Toronto: Anglican Book Centre, 1981.

1st Reading: The Breaking of Bread

Acts 1:14. These all joined together in prayer, with the women and 

with Mary the mother of Jesus, and with his brothers.

Sometimes she felt amazement when she looked at some 

of the people around her, especially the men. They came from 
one of the hardiest livelihoods in existence, 
subject to all the insecurities of seasonal weather, 
highly competitive, often dangerous. 
Lake fishing for a living did not encourage the gentler virtues. 
Yet here they were, haunted and held by something 
they had encountered on that lakeshore and
 had sacrificed endless time over, 
during the last few years. 
The extraordinary thing was that now 
there seemed to be no end to it. 
They had become a community, 
and she herself had survived and been given strength 
by the immense affection shown to her.

She found herself thinking of all this again 

as she watched the piece of home-made bread pass 
from hand to hand toward her. She had got used to this 
moment now. They did it whenever they were 
together, any small gathering of his followers. 
They were not all here in this house; 
others had gone to find shelter either with friends or 
relations or at an inn. Some had gone into Jerusalem 
hoping to stay with various families. 
In the Bethany house she had been welcomed 
by those whose friendship had meant so much to her son. 
John and a few others had stayed here.

The bread came near to her. Suddenly it was in John’s hand, and 

he was hesitating before turning to her. 
She had not so far been able to take part in
 this simple but terrible action. 

Even in symbolism her whole being rebelled against this 
eating and drinking of the body and blood of him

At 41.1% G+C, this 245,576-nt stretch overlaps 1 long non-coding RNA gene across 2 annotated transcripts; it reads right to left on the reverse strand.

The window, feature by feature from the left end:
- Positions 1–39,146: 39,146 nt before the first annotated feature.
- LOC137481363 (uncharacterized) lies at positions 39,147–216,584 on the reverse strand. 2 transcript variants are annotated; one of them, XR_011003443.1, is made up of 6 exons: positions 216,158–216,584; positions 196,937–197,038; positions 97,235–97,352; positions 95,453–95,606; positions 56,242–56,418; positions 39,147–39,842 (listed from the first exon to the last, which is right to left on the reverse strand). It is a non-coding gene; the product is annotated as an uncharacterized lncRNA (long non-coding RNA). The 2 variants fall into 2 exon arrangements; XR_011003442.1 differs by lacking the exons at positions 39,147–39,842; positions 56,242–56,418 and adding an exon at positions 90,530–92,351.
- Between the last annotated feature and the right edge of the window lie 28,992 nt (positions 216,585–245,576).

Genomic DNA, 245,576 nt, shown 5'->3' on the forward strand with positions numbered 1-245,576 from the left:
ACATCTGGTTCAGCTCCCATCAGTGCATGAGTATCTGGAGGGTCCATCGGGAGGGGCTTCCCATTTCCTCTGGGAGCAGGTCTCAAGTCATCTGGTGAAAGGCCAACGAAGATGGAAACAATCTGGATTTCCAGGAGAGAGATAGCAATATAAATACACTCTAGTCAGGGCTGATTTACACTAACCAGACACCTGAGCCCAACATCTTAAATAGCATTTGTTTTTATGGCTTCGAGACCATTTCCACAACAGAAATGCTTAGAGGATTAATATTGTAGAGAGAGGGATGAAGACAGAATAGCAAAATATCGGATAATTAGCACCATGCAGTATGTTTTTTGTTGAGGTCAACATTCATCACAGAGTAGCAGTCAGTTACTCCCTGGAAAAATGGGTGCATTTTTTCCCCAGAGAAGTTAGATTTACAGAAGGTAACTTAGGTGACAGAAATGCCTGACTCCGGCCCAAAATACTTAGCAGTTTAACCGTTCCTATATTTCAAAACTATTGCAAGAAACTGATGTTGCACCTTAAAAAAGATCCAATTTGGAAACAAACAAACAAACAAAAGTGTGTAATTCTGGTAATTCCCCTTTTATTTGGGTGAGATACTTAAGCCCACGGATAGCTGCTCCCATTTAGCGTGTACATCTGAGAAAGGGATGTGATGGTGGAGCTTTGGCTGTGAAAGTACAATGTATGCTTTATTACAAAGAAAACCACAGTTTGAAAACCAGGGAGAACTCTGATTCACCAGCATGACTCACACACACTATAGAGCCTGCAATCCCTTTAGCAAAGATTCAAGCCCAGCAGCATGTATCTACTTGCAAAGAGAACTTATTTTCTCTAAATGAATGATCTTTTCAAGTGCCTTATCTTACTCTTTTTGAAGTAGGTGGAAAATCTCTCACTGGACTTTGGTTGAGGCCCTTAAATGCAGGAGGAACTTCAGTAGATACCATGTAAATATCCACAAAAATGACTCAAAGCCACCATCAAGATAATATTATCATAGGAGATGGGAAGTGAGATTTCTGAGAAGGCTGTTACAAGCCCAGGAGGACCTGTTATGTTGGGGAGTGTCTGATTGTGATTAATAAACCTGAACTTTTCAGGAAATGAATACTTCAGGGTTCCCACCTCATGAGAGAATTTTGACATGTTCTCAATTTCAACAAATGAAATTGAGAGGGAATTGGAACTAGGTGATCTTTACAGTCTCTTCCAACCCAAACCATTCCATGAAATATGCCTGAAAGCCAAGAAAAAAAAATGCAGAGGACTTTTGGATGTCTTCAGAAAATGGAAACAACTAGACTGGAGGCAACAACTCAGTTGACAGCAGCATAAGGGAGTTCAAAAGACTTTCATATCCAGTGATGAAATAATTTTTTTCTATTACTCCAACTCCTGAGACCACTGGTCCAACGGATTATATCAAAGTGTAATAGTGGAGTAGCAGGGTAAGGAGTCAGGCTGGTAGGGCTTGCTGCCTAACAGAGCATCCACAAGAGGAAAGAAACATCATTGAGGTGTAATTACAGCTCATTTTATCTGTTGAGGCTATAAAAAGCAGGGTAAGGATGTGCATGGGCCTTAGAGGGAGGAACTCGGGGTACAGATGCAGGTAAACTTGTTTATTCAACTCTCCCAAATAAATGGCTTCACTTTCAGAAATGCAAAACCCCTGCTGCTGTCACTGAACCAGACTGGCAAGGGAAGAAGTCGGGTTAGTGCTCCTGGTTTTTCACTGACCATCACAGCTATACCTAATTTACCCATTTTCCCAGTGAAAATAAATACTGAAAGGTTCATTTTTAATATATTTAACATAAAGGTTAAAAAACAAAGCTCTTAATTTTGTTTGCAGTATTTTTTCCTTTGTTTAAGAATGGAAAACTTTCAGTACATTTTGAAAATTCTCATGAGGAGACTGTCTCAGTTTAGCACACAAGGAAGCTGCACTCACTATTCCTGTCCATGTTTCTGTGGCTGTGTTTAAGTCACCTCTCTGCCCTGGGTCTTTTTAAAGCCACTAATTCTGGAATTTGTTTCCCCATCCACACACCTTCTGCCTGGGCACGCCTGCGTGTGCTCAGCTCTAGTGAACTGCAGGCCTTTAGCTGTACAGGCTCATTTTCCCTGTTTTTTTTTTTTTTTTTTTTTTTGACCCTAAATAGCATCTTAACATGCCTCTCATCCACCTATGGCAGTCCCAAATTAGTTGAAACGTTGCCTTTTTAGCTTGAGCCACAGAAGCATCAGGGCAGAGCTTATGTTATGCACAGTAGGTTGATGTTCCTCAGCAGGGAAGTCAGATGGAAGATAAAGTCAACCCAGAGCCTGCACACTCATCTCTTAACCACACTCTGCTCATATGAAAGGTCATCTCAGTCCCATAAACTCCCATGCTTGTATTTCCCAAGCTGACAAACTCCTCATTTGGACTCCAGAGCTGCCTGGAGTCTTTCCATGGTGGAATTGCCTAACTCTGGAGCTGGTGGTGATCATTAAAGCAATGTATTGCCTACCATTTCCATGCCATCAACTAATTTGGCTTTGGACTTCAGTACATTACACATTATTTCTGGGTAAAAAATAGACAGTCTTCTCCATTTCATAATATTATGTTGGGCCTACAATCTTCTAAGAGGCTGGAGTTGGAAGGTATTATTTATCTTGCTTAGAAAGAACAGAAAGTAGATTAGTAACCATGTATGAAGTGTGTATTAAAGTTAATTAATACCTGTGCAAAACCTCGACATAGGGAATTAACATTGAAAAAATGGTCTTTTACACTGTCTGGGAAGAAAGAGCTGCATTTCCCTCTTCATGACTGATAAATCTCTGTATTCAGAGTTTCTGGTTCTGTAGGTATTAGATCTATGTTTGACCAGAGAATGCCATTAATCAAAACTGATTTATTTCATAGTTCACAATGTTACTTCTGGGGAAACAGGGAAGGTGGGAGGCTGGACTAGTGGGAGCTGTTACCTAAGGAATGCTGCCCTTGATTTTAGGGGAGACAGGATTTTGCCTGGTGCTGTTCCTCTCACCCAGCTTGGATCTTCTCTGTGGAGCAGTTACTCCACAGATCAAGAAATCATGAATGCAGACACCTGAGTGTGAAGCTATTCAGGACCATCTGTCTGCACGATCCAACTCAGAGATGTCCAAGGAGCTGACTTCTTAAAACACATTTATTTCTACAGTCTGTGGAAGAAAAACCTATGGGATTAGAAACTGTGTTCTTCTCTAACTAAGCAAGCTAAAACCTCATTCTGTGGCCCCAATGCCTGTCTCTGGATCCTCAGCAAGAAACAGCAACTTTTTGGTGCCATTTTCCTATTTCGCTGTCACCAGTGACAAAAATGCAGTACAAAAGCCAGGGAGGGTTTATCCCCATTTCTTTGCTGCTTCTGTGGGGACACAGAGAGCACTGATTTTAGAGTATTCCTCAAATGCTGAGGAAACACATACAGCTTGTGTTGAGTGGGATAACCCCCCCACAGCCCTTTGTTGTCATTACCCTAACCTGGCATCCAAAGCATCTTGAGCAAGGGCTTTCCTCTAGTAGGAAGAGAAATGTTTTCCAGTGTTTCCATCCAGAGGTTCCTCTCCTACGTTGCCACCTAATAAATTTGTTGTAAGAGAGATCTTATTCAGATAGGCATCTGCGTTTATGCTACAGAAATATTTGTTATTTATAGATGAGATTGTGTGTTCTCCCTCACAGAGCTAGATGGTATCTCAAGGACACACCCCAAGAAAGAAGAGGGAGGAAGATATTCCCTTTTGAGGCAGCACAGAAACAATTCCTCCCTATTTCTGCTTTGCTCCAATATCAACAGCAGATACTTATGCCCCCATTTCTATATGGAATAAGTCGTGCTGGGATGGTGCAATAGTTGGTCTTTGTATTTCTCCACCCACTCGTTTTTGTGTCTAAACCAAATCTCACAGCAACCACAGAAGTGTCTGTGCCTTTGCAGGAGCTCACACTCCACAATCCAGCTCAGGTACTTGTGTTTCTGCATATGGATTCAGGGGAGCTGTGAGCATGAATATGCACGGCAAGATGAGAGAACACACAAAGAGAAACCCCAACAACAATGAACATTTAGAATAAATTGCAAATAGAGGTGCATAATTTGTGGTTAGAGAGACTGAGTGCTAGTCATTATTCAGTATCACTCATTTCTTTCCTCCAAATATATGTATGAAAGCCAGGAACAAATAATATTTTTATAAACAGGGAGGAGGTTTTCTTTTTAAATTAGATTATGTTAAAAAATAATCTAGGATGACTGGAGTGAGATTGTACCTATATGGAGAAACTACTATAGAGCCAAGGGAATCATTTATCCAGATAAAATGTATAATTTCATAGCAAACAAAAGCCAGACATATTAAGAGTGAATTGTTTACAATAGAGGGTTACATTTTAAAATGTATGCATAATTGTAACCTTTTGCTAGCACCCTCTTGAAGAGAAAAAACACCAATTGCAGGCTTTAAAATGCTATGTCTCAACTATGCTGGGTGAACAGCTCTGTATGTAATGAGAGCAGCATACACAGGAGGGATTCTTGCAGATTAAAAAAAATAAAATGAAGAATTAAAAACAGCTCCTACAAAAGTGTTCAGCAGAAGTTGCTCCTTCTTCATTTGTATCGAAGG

who was of her own body and blood. Again she felt 
conflicting feelings sweeping over her, taking away
 her ability to think and act. She realized that every 
eye around the table was on her. She became aware of the 
circle of faces. Once they had been strange and often resented 
because of the close friendship they had had with him, 
the kind of friendship she had longed for so desperately. 
But now she saw them differently. 
She realized the love and support this circle, and 
even a greater circle not with them at the 
moment, had given her. The depth of all this 
love entered into her. It seemed to her swimming eyes 
that all their faces became one, and she knew that the
 single face was his, and that the love in their 
faces and the love in his face was one and the 
same love. She found herself eating and drinking, 
the rough bread melding with her body and the wine stinging its way into the center of her being.

Suddenly she was aware of absolute silence, and she 

knew she was with him again. She could never be 
sure later if any words were spoke. She often tried to 
capture his appearance, as indeed they all did, 
but she found it impossible. She and they could only 
say that it was him, yet more intensely and more 
vividly him than at any moment of encounter 
she had ever known. And then he was gone, and in 
some way they were released. Yet they felt released
 for a purpose.

This too is the word of God. All: Thanks be to God.

2nd Reading. The Roadway to the Stars

While Mary disappears from us as a woman of flesh and blood, 

living somewhere through the eventful first years of 
those growing communities which would one day
 in far away Antioch be called Christian, she 
remains in the forefront of Christian history. Whatever be our 
particular stance toward a concept such as her 
bodily assumption into the heavenly realm, an 
unarguable fact remains: in the consciousness of 
Christians, Mary never died. For the twenty centuries of 
our history we have remembered her in innumerable ways. 
This awareness has existed on many levels, 
from thankful recollection of her role in the 
divine drama as described in the New Testament to 
claims of her power so extravagant that more than 
once in history a responsible voice has had to 
counsel carefulness, and to call a retreat from 
ultimate claims about her. …

We begin to realize that the legend of the angels bearing 

Mary’s tired and worn body to her Creator is a 
human attempt to express something impossible to 
explain yet equally impossible to deny. 
This “something” is the fact that, at least in some sense, 
Mary does not die, and that she has proved in countless 
lives to be a channel for the grace of her son.

This too is the word of God. All: Thanks be to God.